Explanations of AI predictions are considered crucial for human-AI interactions. I argue that successful human-AI interactions require two steps: AI explanation and human interpretation. Therefore, effective explanations necessitates the understanding of human interpretation. In this talk, I will present our work to address this challenge through human-centered evaluation and generation of explanations. First, I will discuss the distinction between emulation and discovery tasks, which shapes human interpretation. In emulation tasks, humans provide groundtruth labels and the goal of AI is to emulate human intelligence. While it may seem intuitive that humans can provide valid explanations in this case, I argue that humans may not be able to provide "good" explanations. Caution is thus required to use human explanations for evaluation or as supervision signals despite the growing efforts in building datasets of human explanations. In contrast, in discovery tasks, humans may not necessarily know the groundtruth label. Human-subject experiments show that explanations fail to improve human decisions, namely, human+AI rarely outperforms AI alone. I will highlight the importance of identifying human strengths and AI strengths, and introduce decision-focused summarization. To conclude, I will return to classic work on human-computer symbiosis and speculate about the future of human-AI interaction in the era of *GPT*.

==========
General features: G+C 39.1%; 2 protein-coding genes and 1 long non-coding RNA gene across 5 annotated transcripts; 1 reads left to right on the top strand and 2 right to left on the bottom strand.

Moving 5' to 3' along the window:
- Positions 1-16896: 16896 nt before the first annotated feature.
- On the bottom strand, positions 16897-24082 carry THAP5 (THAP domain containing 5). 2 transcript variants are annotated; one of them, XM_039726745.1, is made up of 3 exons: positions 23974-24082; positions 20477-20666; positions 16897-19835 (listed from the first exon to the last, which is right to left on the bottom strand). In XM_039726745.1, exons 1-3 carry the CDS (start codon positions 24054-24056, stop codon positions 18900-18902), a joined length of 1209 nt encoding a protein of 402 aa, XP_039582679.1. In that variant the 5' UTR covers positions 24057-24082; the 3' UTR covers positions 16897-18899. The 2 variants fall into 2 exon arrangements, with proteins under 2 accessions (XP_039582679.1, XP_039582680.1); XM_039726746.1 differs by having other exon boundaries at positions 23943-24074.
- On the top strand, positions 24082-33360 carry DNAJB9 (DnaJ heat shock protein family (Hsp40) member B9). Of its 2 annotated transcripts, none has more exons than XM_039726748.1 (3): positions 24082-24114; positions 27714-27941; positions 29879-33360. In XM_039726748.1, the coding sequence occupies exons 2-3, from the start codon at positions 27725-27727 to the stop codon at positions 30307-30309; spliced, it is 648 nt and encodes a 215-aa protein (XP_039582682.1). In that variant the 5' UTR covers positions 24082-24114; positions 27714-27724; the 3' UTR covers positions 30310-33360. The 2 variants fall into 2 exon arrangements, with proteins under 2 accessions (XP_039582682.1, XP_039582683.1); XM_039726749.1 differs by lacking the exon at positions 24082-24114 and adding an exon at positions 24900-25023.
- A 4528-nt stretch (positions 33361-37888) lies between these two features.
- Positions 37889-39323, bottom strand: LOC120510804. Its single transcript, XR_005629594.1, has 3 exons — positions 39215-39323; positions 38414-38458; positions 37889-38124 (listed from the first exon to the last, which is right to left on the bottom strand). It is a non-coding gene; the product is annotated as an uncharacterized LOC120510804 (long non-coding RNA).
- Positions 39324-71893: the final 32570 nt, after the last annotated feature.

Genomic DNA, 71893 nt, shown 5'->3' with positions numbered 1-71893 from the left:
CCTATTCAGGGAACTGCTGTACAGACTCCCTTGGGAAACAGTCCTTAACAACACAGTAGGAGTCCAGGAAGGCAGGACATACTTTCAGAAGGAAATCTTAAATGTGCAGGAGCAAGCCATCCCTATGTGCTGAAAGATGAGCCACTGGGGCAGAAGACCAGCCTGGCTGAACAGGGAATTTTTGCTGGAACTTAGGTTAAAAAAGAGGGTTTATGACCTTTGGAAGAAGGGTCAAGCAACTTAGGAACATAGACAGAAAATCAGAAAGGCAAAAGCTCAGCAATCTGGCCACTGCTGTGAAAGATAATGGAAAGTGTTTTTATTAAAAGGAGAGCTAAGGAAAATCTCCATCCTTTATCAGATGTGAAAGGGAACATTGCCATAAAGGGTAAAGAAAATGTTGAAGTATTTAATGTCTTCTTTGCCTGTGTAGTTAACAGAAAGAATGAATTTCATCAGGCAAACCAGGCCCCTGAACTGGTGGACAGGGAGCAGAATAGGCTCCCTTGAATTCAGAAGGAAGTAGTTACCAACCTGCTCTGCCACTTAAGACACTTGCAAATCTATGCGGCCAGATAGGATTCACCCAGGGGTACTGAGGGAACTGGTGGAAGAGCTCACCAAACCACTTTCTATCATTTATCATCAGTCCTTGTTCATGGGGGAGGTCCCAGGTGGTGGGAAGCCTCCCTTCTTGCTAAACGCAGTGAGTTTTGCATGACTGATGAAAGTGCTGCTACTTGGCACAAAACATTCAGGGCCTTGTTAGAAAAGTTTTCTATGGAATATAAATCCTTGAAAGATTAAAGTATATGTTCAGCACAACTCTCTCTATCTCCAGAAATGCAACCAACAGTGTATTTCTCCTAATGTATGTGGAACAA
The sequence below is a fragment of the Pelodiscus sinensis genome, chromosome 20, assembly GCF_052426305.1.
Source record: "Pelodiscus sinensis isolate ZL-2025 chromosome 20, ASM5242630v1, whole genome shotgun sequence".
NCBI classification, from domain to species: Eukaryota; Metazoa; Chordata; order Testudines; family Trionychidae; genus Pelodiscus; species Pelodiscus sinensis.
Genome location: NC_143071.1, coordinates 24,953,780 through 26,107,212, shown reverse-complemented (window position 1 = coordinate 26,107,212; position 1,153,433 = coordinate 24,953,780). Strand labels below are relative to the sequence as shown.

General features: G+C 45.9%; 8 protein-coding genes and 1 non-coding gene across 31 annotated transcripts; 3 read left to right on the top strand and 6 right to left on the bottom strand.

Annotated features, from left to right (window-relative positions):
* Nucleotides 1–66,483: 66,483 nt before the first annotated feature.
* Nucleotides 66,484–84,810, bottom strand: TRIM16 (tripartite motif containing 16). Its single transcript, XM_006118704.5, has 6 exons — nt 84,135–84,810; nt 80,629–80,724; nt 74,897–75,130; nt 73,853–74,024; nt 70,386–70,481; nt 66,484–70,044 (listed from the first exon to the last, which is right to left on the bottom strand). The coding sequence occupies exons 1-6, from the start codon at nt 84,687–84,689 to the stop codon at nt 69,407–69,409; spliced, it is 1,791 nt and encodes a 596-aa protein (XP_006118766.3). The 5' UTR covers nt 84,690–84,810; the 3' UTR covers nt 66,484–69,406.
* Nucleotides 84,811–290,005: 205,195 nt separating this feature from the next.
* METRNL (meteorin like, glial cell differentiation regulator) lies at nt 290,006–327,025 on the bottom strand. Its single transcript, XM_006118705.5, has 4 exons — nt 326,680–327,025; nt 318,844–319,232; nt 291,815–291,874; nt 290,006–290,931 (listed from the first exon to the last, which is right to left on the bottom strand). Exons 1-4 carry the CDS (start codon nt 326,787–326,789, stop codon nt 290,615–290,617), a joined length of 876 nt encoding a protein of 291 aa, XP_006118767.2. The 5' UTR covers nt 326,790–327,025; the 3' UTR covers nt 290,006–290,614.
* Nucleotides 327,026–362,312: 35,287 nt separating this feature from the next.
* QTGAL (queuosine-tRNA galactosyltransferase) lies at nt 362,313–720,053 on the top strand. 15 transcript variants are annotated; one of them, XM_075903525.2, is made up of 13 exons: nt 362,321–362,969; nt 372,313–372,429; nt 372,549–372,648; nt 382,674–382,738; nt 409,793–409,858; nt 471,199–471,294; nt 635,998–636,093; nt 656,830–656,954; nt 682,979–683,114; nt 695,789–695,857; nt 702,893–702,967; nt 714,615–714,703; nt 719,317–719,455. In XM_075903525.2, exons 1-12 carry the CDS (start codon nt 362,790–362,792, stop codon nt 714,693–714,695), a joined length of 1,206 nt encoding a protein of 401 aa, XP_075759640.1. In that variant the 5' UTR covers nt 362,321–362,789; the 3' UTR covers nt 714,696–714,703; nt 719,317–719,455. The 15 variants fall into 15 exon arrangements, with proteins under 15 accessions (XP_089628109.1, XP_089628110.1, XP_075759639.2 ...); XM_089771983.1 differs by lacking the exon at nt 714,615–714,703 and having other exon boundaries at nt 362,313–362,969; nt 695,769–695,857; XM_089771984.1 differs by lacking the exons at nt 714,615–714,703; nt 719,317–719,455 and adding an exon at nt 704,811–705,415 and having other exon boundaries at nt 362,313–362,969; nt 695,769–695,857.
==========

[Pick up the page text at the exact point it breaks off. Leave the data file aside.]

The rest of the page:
Chenhao Tan is an assistant professor of computer science at the University of Chicago, and is also affiliated with the Harris School of Public Policy. He obtained his PhD degree in the Department of Computer Science at Cornell University and bachelor's degrees in computer science and in economics from Tsinghua University. Prior to joining the University of Chicago, he was an assistant professor at the University of Colorado Boulder and a postdoc at the University of Washington. His research interests include human-centered AI, natural language processing, and computational social science. His work has been covered by many news media outlets, such as the New York Times and the Washington Post. He also won an NSF CAREER award, an NSF CRII award, a Google research scholar award, research awards from Amazon, IBM, JP Morgan, and Salesforce, a Facebook fellowship, and a Yahoo! Key Scientific Challenges award.